efore I arrived at college, I’d already smoked a joint with my friends earlier that year, so I thought I had a decent idea of what the experience was all about. When the bunch of us had slipped out of school to tuck into a bag of grass my friend Tommy had stolen from his older sister, I was nervous but excited. We were a nerdy and unsophisticated crew, so none of us had ever done it at that point. After driving around for a while, we found a secluded spot to park, under the shade of a giant oak in the vacant lot behind the local stationary store. As we passed it around in Tommy’s beat-to-shit Ford Fiera, the effect was swift. I remember feeling a touch euphoric and silly but well in control. The others had a similar reaction, although I’m sure we were all exaggerating for laughs. We just sat around in those cramped confines, cracking jokes and building ourselves up, like the fraternity of dipshits we were. Nothing bad could ever happen in such goofy company. After we’d killed the doobie, we hit up the drive-thru, and I feasted on a McDLT and a nine piece chicken McNuggets, then the bunch of us snuck back on campus and crashed at our desks like walruses on a beach. All in all, it’d been a perfectly pleasant trip into the senses. The experimentation at college was much darker, opening up a door in my brain I never knew existed, and once I stepped across that threshold, I was never quite the same. The last time I partook, we were all in a group, scattered around the Stygian dorm room like a colony of vampire bats. My roommate Hoyt McAllister, a pudgy shrimp with a penchant for prog rock and Japanese anime, slipped a cassette into the player; Space Music, he said, to enhance the adventure. It began in usual dopey fashion, zoning out to the electronic beeps and whirls emanating from the stereo, staring drooly-mouthed at the imaginary star craft blinking across the ceiling. After my fourth or fifth bong hit, I started to feel ill, and soon after my chest seized up on me. I leapt up from the floor as if I’d been injected with rocket fuel, bolting through the door to get to the bathroom down the hall. I was sure that I was having a heart attack. All I could think about were my parents and how devastated they would be upon hearing that their only child had died under such unseemly circumstances. When I reached my destination, I dunked my head in the sink and turned the cold tap on. Then I disappeared…like I’d been obliterated by a giant eraser. The next thing I knew, I was back in my dorm room surrounded by a gaggle of wide-eyed, pimply pukes.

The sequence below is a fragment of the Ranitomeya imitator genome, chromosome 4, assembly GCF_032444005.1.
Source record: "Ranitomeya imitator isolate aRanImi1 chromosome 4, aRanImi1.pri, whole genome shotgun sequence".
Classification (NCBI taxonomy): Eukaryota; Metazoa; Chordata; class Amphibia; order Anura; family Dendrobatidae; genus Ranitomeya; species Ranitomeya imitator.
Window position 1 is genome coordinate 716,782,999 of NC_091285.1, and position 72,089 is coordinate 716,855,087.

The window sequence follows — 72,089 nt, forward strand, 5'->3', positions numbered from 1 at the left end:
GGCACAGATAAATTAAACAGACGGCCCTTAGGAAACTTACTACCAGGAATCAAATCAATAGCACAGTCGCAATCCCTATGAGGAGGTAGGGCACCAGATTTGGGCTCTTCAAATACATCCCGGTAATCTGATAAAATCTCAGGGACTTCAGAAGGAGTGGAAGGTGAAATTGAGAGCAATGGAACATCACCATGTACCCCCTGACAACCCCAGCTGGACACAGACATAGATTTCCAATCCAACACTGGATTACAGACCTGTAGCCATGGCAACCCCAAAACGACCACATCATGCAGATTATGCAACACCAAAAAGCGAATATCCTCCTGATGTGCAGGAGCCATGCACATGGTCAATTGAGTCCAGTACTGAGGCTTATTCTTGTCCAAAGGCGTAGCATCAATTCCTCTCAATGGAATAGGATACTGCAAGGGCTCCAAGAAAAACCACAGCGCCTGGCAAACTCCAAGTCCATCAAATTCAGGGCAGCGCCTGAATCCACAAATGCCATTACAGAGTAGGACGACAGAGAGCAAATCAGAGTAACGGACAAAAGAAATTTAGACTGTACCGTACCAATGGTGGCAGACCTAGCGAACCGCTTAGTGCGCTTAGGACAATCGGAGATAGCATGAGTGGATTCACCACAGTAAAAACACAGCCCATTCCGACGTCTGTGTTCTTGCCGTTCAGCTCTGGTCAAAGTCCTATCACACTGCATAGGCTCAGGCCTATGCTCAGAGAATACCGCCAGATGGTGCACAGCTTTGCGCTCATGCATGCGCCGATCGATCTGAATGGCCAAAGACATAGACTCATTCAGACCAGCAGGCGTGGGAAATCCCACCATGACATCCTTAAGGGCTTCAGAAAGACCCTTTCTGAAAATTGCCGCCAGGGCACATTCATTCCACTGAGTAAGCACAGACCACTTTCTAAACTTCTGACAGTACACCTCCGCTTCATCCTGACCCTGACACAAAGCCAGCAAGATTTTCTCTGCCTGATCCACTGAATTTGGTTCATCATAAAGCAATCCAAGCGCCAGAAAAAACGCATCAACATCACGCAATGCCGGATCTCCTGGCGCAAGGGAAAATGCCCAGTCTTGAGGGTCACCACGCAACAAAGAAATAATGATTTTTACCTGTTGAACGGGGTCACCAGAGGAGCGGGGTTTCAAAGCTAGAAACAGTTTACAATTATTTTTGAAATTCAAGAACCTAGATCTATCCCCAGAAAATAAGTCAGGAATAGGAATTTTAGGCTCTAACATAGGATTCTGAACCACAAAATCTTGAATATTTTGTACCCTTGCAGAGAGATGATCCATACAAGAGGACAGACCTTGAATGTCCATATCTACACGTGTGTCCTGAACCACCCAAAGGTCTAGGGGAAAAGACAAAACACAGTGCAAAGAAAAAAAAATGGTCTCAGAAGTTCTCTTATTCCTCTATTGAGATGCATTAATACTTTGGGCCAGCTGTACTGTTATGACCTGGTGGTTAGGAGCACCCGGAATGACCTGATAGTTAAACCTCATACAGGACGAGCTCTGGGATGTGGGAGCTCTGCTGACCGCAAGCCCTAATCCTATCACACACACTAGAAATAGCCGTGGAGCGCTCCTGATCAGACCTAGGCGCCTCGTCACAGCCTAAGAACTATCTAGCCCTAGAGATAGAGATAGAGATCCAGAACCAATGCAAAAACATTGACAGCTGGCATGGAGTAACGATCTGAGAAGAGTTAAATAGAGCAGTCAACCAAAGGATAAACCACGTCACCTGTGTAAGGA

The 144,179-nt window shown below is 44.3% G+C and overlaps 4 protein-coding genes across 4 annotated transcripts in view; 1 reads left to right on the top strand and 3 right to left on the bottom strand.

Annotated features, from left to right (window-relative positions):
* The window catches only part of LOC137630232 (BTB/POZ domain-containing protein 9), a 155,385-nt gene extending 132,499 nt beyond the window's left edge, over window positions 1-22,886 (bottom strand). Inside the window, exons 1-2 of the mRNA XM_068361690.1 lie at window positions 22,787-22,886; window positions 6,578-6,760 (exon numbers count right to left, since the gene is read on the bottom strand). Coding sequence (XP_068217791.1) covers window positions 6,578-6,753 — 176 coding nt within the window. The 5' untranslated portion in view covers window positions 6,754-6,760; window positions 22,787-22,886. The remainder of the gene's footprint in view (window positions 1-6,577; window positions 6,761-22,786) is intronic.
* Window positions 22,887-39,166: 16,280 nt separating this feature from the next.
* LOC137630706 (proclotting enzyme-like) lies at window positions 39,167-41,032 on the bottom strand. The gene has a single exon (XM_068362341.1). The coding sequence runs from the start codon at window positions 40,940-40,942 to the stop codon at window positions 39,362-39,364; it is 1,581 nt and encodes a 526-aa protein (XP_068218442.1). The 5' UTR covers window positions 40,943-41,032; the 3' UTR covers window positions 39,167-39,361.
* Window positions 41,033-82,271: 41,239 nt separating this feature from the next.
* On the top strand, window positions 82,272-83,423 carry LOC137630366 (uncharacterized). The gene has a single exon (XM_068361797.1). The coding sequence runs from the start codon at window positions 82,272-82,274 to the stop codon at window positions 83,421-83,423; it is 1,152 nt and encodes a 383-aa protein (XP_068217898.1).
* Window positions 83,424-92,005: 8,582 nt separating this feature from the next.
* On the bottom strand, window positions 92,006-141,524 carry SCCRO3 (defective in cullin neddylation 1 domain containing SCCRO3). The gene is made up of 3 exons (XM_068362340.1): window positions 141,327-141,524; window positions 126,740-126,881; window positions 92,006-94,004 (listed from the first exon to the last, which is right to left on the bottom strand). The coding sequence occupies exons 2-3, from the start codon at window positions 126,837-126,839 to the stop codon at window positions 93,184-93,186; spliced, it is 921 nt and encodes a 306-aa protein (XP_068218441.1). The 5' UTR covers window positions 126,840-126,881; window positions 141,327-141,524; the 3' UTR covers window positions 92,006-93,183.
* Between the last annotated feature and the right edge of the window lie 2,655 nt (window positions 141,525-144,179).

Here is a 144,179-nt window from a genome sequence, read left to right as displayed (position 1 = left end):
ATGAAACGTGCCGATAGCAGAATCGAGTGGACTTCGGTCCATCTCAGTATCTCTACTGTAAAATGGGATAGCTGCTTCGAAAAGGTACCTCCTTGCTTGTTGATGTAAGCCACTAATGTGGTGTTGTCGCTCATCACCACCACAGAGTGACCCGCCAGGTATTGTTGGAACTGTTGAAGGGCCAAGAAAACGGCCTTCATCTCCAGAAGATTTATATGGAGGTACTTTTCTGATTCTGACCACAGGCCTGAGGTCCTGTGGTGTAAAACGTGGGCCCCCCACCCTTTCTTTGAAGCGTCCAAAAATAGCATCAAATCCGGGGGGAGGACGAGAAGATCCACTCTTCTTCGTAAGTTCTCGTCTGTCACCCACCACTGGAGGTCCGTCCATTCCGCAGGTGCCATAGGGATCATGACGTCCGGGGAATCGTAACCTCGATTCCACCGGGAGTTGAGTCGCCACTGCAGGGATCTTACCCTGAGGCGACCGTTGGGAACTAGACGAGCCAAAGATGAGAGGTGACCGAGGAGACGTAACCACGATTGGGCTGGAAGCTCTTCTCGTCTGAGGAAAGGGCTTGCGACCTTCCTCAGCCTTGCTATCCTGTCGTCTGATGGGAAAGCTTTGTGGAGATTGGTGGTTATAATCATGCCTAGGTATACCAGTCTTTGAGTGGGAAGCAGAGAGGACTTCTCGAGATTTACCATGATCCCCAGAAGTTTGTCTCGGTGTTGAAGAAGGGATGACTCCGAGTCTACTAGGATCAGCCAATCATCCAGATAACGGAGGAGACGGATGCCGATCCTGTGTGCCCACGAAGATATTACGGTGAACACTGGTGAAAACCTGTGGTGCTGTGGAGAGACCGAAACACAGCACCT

“You’re ok, you’re just bugging out,” my roommate said. “I’ve seen this happen before with my cousin, you’re going to be fine.”

“How’d I get here?” I asked, my voice shaking. “Where am I?”

“We’re in our room,” he replied with eminent calm. “You’re just bugging out a little bit.”

My heart was pounding so hard it felt as if it was going to bust out of my rib cage and the edges of my peripheral vision had taken on a bluish hue.

“I’m going to die,” I screamed. “I’m fucking dying!”

“You’re not dying, man, you’re just incredibly wasted,” droned a bearded upperclassman, wearing a tie-dyed t-shirt. “You just gotta let it ride.”

My roommate came closer, his face now appearing nightmarish and distorted, like the Mock Turtle in Alice in Wonderland.

“You want me to get the R.A.?” he asked in an annoyed tone. “If I do, you could get kicked out of here, you know?”

“Fuck it!”

“Good decision. We’re gonna leave you here to chill, I’ll check back on you in a little while.”

I didn’t see him again until the next morning, right around the time the effects had all but worn off. After that episode, I never touched the stuff again but it had done its damage. For years I’d be plagued with debilitating panic attacks that would creep up on me out of nowhere. I could be in mid-conversation, on the can, watching the tube, dipping my wick, it didn’t matter – it was indiscriminate. A nasty black cat had taken up permanent residence in the back alley of my mind; he’d jumped over the fence from the other side. That was my parting gift from College. I never even got my degree…the piece of paper decreeing my legitimacy to the world, the bona fides that would allow for a life of respect, one where I wouldn’t have to lick an endless stomp of jack boot soles in order to survive. Maybe it was my fault; hell, I guess it was – a life forsaken on account of one minor misstep. He lives there still by the way, the black cat; he’s mellowed some in his old age. Sure, he’ll knock over the occasional empty tuna tin, or take the random swipe at my jugular, but most days he just leaves me alone.


About Author

I'm a writer/editor with a penchant for saddle shoes, pontification and fried pork rinds. Equal parts gadfly, cut-up, provocateur, philosopher, and silly-willy. My personal heroes include Reggie Jackson, Elvis Costello and Philip Roth.

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